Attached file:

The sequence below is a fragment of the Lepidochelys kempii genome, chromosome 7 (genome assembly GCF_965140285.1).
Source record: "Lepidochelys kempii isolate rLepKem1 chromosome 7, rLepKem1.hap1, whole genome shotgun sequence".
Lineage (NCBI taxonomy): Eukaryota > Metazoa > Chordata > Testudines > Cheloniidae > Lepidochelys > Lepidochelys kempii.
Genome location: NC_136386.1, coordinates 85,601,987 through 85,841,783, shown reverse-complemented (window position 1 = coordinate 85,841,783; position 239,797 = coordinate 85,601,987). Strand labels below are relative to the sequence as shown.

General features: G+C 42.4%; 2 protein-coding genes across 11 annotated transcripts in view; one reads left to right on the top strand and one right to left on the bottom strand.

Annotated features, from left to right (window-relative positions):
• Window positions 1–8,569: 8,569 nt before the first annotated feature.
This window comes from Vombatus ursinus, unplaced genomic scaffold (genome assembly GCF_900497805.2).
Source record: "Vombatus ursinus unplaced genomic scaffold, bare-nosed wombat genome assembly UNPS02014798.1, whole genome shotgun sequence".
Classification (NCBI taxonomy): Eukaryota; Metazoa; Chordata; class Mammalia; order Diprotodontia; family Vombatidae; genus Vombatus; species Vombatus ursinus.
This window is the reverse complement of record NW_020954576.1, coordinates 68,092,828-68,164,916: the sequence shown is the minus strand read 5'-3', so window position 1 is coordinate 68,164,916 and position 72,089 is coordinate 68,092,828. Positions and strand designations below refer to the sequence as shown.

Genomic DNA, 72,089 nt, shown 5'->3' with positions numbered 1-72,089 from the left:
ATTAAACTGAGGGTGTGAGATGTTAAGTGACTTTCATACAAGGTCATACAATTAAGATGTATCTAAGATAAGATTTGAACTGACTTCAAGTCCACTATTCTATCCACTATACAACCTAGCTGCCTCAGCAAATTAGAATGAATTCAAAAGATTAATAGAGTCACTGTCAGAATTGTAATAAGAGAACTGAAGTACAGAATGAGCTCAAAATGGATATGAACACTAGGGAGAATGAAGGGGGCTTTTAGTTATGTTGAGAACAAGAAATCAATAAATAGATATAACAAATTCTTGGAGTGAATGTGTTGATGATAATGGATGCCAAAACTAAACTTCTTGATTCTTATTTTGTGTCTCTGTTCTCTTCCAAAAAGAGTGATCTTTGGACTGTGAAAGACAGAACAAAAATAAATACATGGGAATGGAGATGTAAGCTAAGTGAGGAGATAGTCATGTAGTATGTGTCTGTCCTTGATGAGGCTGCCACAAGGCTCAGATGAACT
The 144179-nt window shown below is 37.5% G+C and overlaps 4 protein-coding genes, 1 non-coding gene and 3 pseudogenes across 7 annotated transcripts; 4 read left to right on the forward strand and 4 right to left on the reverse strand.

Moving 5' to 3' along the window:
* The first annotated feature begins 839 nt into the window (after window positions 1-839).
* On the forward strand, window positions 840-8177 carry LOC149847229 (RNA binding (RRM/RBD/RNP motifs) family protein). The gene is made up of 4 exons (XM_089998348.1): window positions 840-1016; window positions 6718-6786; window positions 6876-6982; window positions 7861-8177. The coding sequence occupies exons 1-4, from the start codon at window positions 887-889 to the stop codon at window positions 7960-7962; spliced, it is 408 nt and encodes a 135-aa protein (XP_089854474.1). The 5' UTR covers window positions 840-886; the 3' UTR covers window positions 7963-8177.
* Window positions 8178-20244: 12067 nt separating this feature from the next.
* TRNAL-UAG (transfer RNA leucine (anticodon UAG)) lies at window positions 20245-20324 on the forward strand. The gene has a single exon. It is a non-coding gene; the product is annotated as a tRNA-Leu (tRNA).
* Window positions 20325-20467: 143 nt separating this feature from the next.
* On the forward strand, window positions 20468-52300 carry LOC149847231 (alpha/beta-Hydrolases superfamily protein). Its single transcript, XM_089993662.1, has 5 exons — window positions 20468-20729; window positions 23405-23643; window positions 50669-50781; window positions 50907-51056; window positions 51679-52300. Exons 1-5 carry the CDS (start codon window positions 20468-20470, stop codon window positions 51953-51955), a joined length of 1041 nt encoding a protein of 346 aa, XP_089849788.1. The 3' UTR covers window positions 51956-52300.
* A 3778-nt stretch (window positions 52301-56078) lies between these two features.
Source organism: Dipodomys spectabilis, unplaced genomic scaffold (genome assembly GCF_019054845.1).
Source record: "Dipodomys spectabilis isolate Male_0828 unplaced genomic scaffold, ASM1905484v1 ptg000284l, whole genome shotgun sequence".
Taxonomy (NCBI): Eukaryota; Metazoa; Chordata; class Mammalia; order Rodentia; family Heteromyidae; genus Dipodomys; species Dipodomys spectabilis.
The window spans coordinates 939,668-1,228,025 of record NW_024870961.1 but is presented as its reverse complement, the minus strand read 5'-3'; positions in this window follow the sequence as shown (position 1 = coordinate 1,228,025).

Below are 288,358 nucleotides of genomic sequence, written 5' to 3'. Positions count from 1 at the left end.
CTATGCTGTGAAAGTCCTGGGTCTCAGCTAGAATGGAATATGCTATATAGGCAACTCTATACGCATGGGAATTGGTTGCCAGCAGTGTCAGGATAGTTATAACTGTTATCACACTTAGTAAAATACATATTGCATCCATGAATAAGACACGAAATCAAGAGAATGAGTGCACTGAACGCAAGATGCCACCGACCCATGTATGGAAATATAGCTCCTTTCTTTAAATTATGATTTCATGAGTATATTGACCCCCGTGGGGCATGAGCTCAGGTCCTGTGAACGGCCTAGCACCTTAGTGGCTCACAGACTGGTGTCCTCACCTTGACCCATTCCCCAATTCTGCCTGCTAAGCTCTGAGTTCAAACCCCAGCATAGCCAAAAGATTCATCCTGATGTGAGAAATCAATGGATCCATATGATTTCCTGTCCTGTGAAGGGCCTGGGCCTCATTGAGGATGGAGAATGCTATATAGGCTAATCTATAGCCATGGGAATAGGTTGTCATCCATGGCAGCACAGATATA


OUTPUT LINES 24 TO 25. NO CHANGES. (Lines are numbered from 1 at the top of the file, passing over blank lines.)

Source record: "Dipodomys spectabilis isolate Male_0828 unplaced genomic scaffold, ASM1905484v1 ptg000284l, whole genome shotgun sequence".
Taxonomy (NCBI): Eukaryota; Metazoa; Chordata; class Mammalia; order Rodentia; family Heteromyidae; genus Dipodomys; species Dipodomys spectabilis.